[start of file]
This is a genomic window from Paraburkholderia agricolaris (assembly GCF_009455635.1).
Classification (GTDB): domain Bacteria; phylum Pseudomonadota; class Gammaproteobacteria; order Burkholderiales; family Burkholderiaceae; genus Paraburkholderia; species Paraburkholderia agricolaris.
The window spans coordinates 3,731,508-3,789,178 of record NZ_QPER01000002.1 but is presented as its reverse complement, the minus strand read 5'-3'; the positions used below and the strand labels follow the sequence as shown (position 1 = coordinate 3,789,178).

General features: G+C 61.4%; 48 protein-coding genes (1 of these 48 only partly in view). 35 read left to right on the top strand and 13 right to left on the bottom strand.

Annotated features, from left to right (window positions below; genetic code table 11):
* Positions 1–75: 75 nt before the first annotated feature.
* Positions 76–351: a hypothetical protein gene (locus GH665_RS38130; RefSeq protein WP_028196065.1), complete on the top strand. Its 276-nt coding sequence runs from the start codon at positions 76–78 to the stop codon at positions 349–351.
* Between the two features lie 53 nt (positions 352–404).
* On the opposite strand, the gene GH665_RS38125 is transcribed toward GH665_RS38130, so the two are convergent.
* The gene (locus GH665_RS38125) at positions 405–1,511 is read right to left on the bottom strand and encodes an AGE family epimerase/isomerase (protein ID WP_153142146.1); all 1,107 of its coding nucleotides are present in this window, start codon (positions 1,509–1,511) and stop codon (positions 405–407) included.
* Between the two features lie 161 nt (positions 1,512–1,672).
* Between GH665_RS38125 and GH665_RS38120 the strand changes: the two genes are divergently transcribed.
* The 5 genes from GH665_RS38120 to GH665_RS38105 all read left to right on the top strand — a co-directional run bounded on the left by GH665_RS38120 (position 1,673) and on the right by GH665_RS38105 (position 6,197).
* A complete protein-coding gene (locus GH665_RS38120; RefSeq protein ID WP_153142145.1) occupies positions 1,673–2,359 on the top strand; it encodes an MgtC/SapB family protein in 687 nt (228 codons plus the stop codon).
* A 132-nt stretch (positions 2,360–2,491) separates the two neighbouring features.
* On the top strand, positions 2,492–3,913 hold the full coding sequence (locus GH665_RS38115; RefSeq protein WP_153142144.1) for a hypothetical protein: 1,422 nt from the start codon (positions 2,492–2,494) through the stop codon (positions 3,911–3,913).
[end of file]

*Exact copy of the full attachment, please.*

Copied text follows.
This is a genomic window from Paraburkholderia agricolaris (assembly GCF_009455635.1).
Classification (GTDB): domain Bacteria; phylum Pseudomonadota; class Gammaproteobacteria; order Burkholderiales; family Burkholderiaceae; genus Paraburkholderia; species Paraburkholderia agricolaris.
The window spans coordinates 3,731,508-3,789,178 of record NZ_QPER01000002.1 but is presented as its reverse complement, the minus strand read 5'-3'; the positions used below and the strand labels follow the sequence as shown (position 1 = coordinate 3,789,178).

General features: G+C 61.4%; 48 protein-coding genes (1 of these 48 only partly in view). 35 read left to right on the top strand and 13 right to left on the bottom strand.

Annotated features, from left to right (window positions below; genetic code table 11):
* Positions 1–75: 75 nt before the first annotated feature.
* Positions 76–351: a hypothetical protein gene (locus GH665_RS38130; RefSeq protein WP_028196065.1), complete on the top strand. Its 276-nt coding sequence runs from the start codon at positions 76–78 to the stop codon at positions 349–351.
* Between the two features lie 53 nt (positions 352–404).
* On the opposite strand, the gene GH665_RS38125 is transcribed toward GH665_RS38130, so the two are convergent.
* The gene (locus GH665_RS38125) at positions 405–1,511 is read right to left on the bottom strand and encodes an AGE family epimerase/isomerase (protein ID WP_153142146.1); all 1,107 of its coding nucleotides are present in this window, start codon (positions 1,509–1,511) and stop codon (positions 405–407) included.
* Between the two features lie 161 nt (positions 1,512–1,672).
* Between GH665_RS38125 and GH665_RS38120 the strand changes: the two genes are divergently transcribed.
* The 5 genes from GH665_RS38120 to GH665_RS38105 all read left to right on the top strand — a co-directional run bounded on the left by GH665_RS38120 (position 1,673) and on the right by GH665_RS38105 (position 6,197).
* A complete protein-coding gene (locus GH665_RS38120; RefSeq protein ID WP_153142145.1) occupies positions 1,673–2,359 on the top strand; it encodes an MgtC/SapB family protein in 687 nt (228 codons plus the stop codon).
* A 132-nt stretch (positions 2,360–2,491) separates the two neighbouring features.
* On the top strand, positions 2,492–3,913 hold the full coding sequence (locus GH665_RS38115; RefSeq protein WP_153142144.1) for a hypothetical protein: 1,422 nt from the start codon (positions 2,492–2,494) through the stop codon (positions 3,911–3,913).